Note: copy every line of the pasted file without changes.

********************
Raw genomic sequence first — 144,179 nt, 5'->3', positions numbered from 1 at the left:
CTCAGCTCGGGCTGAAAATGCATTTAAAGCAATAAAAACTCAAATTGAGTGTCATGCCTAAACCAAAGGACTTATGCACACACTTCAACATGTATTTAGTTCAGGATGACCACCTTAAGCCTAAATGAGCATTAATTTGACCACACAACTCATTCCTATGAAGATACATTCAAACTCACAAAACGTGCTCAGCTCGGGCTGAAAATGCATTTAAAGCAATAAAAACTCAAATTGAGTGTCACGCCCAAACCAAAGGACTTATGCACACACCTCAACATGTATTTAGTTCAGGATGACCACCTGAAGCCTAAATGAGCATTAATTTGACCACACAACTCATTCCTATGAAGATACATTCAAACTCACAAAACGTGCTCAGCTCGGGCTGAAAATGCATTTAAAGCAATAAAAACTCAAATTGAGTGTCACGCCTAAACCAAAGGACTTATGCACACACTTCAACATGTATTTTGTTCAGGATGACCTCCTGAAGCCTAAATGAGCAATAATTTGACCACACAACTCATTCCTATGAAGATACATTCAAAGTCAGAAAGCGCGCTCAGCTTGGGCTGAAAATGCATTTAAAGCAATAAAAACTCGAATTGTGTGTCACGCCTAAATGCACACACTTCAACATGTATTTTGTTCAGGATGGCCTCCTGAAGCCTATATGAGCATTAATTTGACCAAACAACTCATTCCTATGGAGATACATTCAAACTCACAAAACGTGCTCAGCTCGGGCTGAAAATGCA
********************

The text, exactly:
Raw genomic sequence first — 144,179 nt, 5'->3', positions numbered from 1 at the left:
CTCAGCTCGGGCTGAAAATGCATTTAAAGCAATAAAAACTCAAATTGAGTGTCATGCCTAAACCAAAGGACTTATGCACACACTTCAACATGTATTTAGTTCAGGATGACCACCTTAAGCCTAAATGAGCATTAATTTGACCACACAACTCATTCCTATGAAGATACATTCAAACTCACAAAACGTGCTCAGCTCGGGCTGAAAATGCATTTAAAGCAATAAAAACTCAAATTGAGTGTCACGCCCAAACCAAAGGACTTATGCACACACCTCAACATGTATTTAGTTCAGGATGACCACCTGAAGCCTAAATGAGCATTAATTTGACCACACAACTCATTCCTATGAAGATACATTCAAACTCACAAAACGTGCTCAGCTCGGGCTGAAAATGCATTTAAAGCAATAAAAACTCAAATTGAGTGTCACGCCTAAACCAAAGGACTTATGCACACACTTCAACATGTATTTTGTTCAGGATGACCTCCTGAAGCCTAAATGAGCAATAATTTGACCACACAACTCATTCCTATGAAGATACATTCAAAGTCAGAAAGCGCGCTCAGCTTGGGCTGAAAATGCATTTAAAGCAATAAAAACTCGAATTGTGTGTCACGCCTAAATGCACACACTTCAACATGTATTTTGTTCAGGATGGCCTCCTGAAGCCTATATGAGCATTAATTTGACCAAACAACTCATTCCTATGGAGATACATTCAAACTCACAAAACGTGCTCAGCTCGGGCTGAAAATGCA